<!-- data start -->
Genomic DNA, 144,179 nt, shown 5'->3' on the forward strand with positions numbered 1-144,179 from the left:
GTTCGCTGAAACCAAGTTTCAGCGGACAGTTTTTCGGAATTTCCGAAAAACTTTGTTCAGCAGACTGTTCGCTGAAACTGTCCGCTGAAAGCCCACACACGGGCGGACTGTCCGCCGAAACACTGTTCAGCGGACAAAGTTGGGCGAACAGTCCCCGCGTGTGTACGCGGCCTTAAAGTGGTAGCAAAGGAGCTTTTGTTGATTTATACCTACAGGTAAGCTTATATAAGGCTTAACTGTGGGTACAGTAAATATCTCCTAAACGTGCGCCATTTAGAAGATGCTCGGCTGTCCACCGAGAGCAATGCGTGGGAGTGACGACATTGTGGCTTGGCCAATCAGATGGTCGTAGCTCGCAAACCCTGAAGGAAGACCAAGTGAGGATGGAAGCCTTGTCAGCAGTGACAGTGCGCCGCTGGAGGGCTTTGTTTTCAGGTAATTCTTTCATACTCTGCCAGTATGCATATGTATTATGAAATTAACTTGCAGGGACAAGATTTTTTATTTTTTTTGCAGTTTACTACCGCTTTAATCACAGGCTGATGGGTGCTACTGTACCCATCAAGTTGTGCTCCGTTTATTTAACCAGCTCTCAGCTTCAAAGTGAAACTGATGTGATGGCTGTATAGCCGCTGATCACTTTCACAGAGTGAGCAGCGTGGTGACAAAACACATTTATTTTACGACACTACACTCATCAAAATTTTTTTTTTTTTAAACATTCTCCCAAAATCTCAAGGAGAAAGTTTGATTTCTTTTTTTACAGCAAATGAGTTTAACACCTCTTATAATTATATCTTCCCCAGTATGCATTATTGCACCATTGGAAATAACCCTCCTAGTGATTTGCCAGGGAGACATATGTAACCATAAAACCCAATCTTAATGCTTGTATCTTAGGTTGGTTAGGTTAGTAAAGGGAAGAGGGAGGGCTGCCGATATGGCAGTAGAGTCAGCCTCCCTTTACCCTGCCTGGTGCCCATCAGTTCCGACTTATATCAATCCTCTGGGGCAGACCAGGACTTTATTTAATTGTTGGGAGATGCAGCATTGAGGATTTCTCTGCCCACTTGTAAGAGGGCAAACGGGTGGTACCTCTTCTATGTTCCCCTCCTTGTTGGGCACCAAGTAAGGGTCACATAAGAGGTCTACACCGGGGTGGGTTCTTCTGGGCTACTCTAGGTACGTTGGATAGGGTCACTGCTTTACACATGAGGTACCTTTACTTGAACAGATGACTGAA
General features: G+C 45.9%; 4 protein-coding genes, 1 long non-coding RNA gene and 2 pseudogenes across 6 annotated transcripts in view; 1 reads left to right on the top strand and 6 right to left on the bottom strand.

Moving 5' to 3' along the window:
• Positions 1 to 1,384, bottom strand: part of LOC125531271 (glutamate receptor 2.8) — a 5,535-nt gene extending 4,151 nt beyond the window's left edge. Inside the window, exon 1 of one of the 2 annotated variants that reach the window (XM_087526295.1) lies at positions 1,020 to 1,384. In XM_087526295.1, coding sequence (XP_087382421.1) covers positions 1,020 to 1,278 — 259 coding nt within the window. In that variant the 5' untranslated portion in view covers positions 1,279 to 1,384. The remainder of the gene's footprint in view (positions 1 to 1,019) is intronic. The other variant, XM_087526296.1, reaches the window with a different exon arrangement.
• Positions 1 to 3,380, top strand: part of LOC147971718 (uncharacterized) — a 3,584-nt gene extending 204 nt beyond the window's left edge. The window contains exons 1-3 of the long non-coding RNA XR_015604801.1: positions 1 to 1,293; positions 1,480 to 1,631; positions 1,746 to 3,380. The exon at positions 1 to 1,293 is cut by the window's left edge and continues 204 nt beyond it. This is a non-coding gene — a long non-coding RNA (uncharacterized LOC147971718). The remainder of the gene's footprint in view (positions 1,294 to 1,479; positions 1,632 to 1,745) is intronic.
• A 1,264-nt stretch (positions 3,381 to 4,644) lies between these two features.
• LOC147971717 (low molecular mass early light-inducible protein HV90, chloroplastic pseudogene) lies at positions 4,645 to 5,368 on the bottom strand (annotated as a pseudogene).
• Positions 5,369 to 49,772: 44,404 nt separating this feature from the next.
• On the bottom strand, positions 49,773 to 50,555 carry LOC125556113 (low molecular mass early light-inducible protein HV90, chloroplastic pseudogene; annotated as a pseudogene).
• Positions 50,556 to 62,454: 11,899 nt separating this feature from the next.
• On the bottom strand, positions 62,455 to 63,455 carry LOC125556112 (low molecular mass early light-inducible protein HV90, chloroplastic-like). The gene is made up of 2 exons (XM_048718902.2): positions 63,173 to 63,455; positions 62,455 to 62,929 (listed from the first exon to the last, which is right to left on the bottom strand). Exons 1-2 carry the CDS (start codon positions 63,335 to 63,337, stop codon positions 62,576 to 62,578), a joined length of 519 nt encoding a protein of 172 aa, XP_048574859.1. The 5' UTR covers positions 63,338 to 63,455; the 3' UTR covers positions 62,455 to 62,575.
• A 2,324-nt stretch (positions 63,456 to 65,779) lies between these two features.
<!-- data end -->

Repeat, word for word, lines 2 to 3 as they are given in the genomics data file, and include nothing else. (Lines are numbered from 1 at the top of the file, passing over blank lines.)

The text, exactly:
GTTCGCTGAAACCAAGTTTCAGCGGACAGTTTTTCGGAATTTCCGAAAAACTTTGTTCAGCAGACTGTTCGCTGAAACTGTCCGCTGAAAGCCCACACACGGGCGGACTGTCCGCCGAAACACTGTTCAGCGGACAAAGTTGGGCGAACAGTCCCCGCGTGTGTACGCGGCCTTAAAGTGGTAGCAAAGGAGCTTTTGTTGATTTATACCTACAGGTAAGCTTATATAAGGCTTAACTGTGGGTACAGTAAATATCTCCTAAACGTGCGCCATTTAGAAGATGCTCGGCTGTCCACCGAGAGCAATGCGTGGGAGTGACGACATTGTGGCTTGGCCAATCAGATGGTCGTAGCTCGCAAACCCTGAAGGAAGACCAAGTGAGGATGGAAGCCTTGTCAGCAGTGACAGTGCGCCGCTGGAGGGCTTTGTTTTCAGGTAATTCTTTCATACTCTGCCAGTATGCATATGTATTATGAAATTAACTTGCAGGGACAAGATTTTTTATTTTTTTTGCAGTTTACTACCGCTTTAATCACAGGCTGATGGGTGCTACTGTACCCATCAAGTTGTGCTCCGTTTATTTAACCAGCTCTCAGCTTCAAAGTGAAACTGATGTGATGGCTGTATAGCCGCTGATCACTTTCACAGAGTGAGCAGCGTGGTGACAAAACACATTTATTTTACGACACTACACTCATCAAAATTTTTTTTTTTTTAAACATTCTCCCAAAATCTCAAGGAGAAAGTTTGATTTCTTTTTTTACAGCAAATGAGTTTAACACCTCTTATAATTATATCTTCCCCAGTATGCATTATTGCACCATTGGAAATAACCCTCCTAGTGATTTGCCAGGGAGACATATGTAACCATAAAACCCAATCTTAATGCTTGTATCTTAGGTTGGTTAGGTTAGTAAAGGGAAGAGGGAGGGCTGCCGATATGGCAGTAGAGTCAGCCTCCCTTTACCCTGCCTGGTGCCCATCAGTTCCGACTTATATCAATCCTCTGGGGCAGACCAGGACTTTATTTAATTGTTGGGAGATGCAGCATTGAGGATTTCTCTGCCCACTTGTAAGAGGGCAAACGGGTGGTACCTCTTCTATGTTCCCCTCCTTGTTGGGCACCAAGTAAGGGTCACATAAGAGGTCTACACCGGGGTGGGTTCTTCTGGGCTACTCTAGGTACGTTGGATAGGGTCACTGCTTTACACATGAGGTACCTTTACTTGAACAGATGACTGAA
General features: G+C 45.9%; 4 protein-coding genes, 1 long non-coding RNA gene and 2 pseudogenes across 6 annotated transcripts in view; 1 reads left to right on the top strand and 6 right to left on the bottom strand.